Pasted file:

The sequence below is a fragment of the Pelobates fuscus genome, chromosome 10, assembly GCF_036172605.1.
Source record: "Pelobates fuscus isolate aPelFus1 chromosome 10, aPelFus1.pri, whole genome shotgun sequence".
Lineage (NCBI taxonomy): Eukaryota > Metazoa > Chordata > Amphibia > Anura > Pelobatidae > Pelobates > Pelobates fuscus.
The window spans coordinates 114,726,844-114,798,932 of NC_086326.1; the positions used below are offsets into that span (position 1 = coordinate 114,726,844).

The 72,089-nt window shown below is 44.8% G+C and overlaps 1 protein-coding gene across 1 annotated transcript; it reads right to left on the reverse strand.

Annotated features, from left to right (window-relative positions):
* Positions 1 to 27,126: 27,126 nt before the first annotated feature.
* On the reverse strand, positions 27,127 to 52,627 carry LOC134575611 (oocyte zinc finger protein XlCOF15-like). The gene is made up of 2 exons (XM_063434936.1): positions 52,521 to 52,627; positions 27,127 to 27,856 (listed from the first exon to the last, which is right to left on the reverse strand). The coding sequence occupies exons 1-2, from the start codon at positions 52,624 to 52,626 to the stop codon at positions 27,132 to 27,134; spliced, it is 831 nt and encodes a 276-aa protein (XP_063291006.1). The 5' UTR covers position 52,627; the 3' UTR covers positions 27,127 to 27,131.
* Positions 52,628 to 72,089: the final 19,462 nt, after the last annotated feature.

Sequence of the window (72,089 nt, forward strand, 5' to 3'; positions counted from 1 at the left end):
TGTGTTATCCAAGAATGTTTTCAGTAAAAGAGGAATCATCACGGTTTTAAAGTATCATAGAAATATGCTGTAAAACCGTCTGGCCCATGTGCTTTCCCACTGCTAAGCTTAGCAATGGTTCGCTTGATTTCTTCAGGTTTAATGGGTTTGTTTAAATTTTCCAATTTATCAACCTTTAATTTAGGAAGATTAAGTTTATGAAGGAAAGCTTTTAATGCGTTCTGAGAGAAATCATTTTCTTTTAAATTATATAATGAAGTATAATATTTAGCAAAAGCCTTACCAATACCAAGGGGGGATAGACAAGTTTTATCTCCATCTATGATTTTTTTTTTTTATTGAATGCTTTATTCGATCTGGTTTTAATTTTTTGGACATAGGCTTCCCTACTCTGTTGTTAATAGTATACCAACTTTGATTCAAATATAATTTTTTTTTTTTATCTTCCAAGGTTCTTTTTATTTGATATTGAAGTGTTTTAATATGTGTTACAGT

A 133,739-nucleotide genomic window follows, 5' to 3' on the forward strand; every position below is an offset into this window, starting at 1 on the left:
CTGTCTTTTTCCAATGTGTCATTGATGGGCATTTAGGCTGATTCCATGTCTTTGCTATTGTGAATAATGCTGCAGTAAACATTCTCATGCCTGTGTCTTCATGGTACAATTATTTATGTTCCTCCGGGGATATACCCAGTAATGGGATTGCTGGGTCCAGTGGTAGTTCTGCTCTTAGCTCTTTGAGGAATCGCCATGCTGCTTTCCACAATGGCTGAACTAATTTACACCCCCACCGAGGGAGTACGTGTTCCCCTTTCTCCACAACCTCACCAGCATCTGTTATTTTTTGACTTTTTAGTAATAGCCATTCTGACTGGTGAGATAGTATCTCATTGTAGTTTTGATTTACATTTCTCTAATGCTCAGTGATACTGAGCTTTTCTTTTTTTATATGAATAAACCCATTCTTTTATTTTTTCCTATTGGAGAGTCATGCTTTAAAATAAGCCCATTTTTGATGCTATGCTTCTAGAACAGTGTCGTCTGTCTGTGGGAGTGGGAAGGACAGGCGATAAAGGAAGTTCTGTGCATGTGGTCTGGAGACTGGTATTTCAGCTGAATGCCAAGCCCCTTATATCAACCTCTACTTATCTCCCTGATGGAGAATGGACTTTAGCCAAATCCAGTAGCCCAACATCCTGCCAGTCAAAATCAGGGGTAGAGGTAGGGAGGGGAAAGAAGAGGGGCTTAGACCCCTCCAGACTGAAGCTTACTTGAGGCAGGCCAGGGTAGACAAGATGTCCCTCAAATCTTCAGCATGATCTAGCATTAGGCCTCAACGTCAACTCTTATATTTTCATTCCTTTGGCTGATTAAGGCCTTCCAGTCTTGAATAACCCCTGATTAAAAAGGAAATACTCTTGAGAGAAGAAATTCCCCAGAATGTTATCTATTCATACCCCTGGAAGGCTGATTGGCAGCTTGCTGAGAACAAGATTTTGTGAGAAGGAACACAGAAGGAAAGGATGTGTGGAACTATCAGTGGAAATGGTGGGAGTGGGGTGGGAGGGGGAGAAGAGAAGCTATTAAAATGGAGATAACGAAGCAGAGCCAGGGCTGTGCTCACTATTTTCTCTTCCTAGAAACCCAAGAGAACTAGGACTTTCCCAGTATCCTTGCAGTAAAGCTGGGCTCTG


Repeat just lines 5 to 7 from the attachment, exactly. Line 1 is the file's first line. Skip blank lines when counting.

The 72,089-nt window shown below is 44.8% G+C and overlaps 1 protein-coding gene across 1 annotated transcript; it reads right to left on the reverse strand.

Annotated features, from left to right (window-relative positions):
* Positions 1 to 27,126: 27,126 nt before the first annotated feature.